David Secord is frustrated by the City of Surrey's tree bylaw.

David Secord is frustrated by the City of Surrey's tree bylaw.

Taking a stand against Surrey’s tree bylaw

A South Surrey man says city rules for tree-cutting “bully” private citizens.

A South Surrey man who wants to cut trees on his own acreage – for safety and value reasons – is frustrated by city rules that he says “bully” private citizens.

And David Secord says he’s prepared to take a stand on the matter – all the way to court if he has to.

“If it comes down to it… I’m going to cut a tree down (myself),” Secord said. “Give me the fine and I’ll see you in court.”

Secord – former president of the Reform Party of B.C. – said he started inquiring with the City of Surrey about cutting some of the mature firs on his 144 Street lot – across from Sunnyside Acres Urban Forest – about 18 months ago.

He’s got about 75 trees that are 100-plus feet tall and wants to remove around 30 of them – some due to the hazard of falling branches, which have damaged vehicles and nearly struck Secord himself; others to open up the lot and make it both more attractive to potential buyers and easier to build on, should he, or any future owner, decide to take that route.

But Secord said the way Surrey’s tree bylaw – enacted in 2006 – works, he can’t get a permit to cut without first having plans to build. He  learned permits aren’t issued for trees with a diameter of 30 centimetres or more at breast height – a measurement exceeded by many of the trees he is eyeing – that aren’t in the way of construction, unless they are dying or deemed a hazard.

Confident that removing the trees won’t negatively impact his neighbours, Secord said it makes no sense for the city to restrict his and other residents’ freedoms.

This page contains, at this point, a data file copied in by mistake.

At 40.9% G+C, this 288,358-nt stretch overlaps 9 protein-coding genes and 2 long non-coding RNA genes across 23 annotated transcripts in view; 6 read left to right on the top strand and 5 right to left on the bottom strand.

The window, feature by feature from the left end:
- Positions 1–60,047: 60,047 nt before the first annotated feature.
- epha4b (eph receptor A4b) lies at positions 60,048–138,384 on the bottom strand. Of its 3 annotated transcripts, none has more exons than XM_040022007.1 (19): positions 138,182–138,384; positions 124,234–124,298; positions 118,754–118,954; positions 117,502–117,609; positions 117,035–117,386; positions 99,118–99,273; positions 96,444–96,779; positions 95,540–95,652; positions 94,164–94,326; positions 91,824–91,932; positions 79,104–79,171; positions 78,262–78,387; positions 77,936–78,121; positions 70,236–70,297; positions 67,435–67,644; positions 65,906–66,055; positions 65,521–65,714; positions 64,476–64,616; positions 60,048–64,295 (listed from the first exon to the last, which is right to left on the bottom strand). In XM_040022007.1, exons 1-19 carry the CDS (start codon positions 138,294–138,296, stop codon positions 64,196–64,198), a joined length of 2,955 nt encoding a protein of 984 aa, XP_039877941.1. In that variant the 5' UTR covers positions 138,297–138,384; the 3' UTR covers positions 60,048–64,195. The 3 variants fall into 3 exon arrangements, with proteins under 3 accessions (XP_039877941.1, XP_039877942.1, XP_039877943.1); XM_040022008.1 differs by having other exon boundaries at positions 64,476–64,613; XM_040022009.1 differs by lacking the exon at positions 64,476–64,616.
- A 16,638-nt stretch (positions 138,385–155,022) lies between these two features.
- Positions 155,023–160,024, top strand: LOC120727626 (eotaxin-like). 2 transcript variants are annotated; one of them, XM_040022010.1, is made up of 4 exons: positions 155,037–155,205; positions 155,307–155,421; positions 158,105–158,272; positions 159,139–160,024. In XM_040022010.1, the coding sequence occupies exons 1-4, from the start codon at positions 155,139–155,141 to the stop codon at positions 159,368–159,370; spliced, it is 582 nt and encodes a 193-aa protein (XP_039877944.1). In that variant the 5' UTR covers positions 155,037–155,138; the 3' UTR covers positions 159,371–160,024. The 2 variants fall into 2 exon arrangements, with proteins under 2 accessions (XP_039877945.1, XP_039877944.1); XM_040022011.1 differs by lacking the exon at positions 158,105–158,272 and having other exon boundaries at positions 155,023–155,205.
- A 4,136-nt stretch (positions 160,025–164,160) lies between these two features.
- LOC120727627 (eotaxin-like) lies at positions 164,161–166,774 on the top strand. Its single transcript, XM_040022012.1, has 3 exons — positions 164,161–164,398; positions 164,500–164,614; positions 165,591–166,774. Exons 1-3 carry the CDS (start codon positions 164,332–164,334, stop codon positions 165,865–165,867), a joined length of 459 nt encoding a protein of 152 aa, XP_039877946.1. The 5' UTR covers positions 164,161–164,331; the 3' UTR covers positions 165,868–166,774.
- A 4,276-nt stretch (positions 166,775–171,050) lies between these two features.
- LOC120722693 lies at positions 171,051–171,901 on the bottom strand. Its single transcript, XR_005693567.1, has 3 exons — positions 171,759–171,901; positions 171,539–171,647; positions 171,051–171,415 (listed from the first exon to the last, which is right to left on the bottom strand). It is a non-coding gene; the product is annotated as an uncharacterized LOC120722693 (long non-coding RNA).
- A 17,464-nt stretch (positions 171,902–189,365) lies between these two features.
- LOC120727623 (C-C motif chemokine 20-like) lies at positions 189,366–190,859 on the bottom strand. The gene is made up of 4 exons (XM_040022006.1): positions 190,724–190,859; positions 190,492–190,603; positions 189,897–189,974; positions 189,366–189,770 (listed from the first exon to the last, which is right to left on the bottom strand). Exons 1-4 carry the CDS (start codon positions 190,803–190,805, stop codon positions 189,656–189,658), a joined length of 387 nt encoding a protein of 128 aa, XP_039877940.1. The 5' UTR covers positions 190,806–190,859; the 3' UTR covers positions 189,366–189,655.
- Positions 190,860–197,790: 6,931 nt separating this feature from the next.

While he supports having protections and fines in place for those who abuse their rights, he said council has “gone overboard” on the matter, particularly when it appears developers are routinely given permission to clear wide swaths of land for residential and commercial projects.

Secord cited Campbell Heights industrial park, at 192 Street and 24 Avenue, where many acres of trees were cleared for development, as example.

“It’s so one-sided,” he said. “It’s a different rule. It’s a form of bullying.”

City officials did not comment on Secord’s claim by Peace Arch News press deadline Monday.

City statistics show that while Surrey issues fewer permits to cut down trees than it did six years ago, the number of trees cut without permission is on the rise.

According to figures provided by the city, there were 5,796 trees cut down last year. That number, give or take 1,000, has been unchanged since 2008.

However, 31 trees were damaged or removed without permits in 2011, almost 60 in 2012, and 92 last year – resulting in a total of $57,000 in fines for the year.

Mayor Dianne Watts said that because Surrey has become strict in what it requires for tree retention, some builders are operating outside the law. She said continuing to hit builders with fines will eventually have the desired effect.

“I know in the past, builders would just come in and clearcut sites,” Watts said.

Penalties now range from $1,000 to $10,000 per tree.

Noting licensed tree-cutters won’t go near his trees without a permit, Secord said he’s considering getting out his own saw.

“It really boils down to, what right do they damn well have to tell me when I can cut a tree down?” Secord said.

“If I go ahead and cut a tree down and get charged… I would fight it based on that it’s abuse of power,” he said.

– with files from Kevin Diakiw

Surrey North Delta Leader

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